Cuneiform exercises: signs to learn and phrases to read

This series of eight exercises gradually introduce you to a core repertoire of about 120 cuneiform signs. On each page there is a set of exercises to help you practice and test your growing understanding of cuneiform and the Akkadian language. It is important that you study each page in the order they are given here, or they will not make sense. The answers are given on separate pages.

Copying cuneiform writing onto a tablet at a clay tablet workshop in September 2008, sponsored by Birkbeck College, the British Institute for the Study of Iraq, and Holborn Community Development Project. Photo by Caroline Lister. View large image.

There are three parts to each exercise: transliterating, normalising, and translating.

Transliterating

This means representing the cuneiform text alphabetically, so that it is possible to identify exactly which signs were used in the original text. In transliteration, we separate the syllabic signs of a text with hyphens, and distinguish between homophonous signs with subscript numerals. We write syllables in lower-case letters (often italics) and logograms in upper-case letters. For instance:

Cuneiform: π’„Ώ π’ˆΎ 𒂍 𒃲 π’‹—

Transliteration: i-na E2.GAL-šu

Professional cuneiformists use transliteration a lot. The full conventions of transliteration are described in more detail here.

Normalisation

Normalisation (or transcription) means representing the Akkadian language alphabetically, including details like vowel-length and doubled consonants that the cuneiform script itself doesn't always represent. In normalisation it is not possible to see which cuneiform signs were used to write the original text. Normalised Akkadian is usually written in italic script. For instance:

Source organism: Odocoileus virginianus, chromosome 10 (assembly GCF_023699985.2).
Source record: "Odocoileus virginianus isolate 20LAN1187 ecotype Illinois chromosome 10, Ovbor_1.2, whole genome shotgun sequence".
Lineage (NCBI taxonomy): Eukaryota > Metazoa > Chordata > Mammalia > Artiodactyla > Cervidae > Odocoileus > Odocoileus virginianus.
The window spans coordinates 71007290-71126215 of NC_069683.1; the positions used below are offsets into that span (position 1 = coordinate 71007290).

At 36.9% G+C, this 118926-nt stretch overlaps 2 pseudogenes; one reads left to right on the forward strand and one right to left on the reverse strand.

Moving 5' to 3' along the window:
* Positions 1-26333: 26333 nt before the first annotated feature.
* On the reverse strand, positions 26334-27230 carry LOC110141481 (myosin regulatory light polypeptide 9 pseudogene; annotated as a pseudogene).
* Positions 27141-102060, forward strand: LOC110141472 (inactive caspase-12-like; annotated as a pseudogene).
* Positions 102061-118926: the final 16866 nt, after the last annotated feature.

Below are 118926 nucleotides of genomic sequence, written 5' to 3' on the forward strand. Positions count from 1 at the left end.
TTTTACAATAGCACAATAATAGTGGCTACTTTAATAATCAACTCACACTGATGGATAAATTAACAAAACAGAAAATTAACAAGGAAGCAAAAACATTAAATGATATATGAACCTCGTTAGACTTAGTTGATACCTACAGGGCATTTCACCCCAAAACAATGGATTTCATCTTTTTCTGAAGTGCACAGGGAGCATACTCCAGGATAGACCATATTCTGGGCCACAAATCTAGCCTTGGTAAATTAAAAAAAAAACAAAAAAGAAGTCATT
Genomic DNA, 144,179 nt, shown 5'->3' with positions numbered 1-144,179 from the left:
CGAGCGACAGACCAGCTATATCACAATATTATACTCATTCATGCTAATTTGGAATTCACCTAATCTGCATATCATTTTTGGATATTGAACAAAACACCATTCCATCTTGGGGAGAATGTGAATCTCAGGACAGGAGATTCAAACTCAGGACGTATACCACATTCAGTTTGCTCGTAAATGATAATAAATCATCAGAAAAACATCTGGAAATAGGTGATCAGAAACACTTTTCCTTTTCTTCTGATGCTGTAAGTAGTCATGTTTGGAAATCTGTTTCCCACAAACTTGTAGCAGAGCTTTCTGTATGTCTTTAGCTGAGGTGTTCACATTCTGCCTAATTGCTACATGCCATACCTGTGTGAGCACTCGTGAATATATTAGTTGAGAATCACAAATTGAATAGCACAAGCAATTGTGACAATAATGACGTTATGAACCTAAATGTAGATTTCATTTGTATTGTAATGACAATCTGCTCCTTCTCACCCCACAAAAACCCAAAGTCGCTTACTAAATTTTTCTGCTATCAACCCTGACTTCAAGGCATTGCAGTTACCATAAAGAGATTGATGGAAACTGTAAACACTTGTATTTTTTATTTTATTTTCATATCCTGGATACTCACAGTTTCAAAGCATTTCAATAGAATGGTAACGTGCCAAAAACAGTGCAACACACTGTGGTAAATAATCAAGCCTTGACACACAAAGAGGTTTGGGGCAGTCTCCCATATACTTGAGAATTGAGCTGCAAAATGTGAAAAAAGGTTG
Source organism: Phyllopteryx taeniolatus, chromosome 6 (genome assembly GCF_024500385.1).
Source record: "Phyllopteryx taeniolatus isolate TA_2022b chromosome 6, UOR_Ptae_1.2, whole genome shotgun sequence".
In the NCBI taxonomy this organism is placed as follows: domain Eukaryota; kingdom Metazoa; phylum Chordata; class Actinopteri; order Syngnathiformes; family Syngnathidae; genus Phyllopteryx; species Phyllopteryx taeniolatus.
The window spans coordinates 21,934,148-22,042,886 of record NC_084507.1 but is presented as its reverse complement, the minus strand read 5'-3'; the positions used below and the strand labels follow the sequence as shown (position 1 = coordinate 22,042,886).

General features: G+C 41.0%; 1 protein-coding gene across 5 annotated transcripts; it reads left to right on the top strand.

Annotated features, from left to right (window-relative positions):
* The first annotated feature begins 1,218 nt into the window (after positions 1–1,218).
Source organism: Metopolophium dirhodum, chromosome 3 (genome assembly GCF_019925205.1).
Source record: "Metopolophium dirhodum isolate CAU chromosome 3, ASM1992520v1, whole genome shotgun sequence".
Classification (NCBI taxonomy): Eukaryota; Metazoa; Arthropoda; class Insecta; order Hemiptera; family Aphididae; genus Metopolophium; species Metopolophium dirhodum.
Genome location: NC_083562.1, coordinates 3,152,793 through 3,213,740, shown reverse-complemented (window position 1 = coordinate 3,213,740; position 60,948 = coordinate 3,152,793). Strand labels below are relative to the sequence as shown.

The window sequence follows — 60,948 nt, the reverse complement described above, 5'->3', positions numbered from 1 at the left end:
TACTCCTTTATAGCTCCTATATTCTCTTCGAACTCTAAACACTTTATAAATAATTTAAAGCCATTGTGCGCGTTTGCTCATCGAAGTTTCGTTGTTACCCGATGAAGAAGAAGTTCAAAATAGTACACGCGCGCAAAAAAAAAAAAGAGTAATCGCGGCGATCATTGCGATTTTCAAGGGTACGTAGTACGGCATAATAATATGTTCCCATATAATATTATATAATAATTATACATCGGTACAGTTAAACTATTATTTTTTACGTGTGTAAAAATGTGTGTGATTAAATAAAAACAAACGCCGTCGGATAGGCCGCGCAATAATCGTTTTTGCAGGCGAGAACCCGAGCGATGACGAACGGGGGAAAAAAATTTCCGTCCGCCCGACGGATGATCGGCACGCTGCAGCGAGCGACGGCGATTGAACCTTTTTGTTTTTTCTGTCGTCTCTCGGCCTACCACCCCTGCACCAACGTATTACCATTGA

Cuneiform: π’„Ώ π’ˆΎ 𒂍 𒃲 π’‹—

Transliteration: i-na E2.GAL-šu

Normalisation: ina Δ“kallišu

Akkadian dictionaries, textbooks, and reference grammars all use normalisation. Often normalisation can help you do choose the correct reading of an ambiguous sequence of signs.

Translation

Because Akkadian and English word-order are so different, it is not always possible to translate a cuneiform text word-for-word. When an Akkadian word has a wide range of meanings, or is not well understood, we have to give alternative translations, or show (with question-marks or italics) that our translation is uncertain. For instance:

Cuneiform: π’„Ώ π’ˆΎ 𒂍 𒃲 π’‹—

Transliteration: i-na E2.GAL-šu

Normalisation: ina Δ“kallišu

Translation: In (or: from) his palace

Every cuneiformist has a slightly different translation style. The more cuneiform and Akkadian you know, the better you can judge the accuracy and sensitivity of other people's translations.

Content last modified on 07 Jul 2012.

Eleanor Robson

Eleanor Robson, 'Cuneiform exercises: signs to learn and phrases to read', Knowledge and Power, Higher Education Academy, 2012 [http://oracc.museum.upenn.edu/saao/knpp/cuneiformrevealed/learningsigns/cuneiformexercises/]

 
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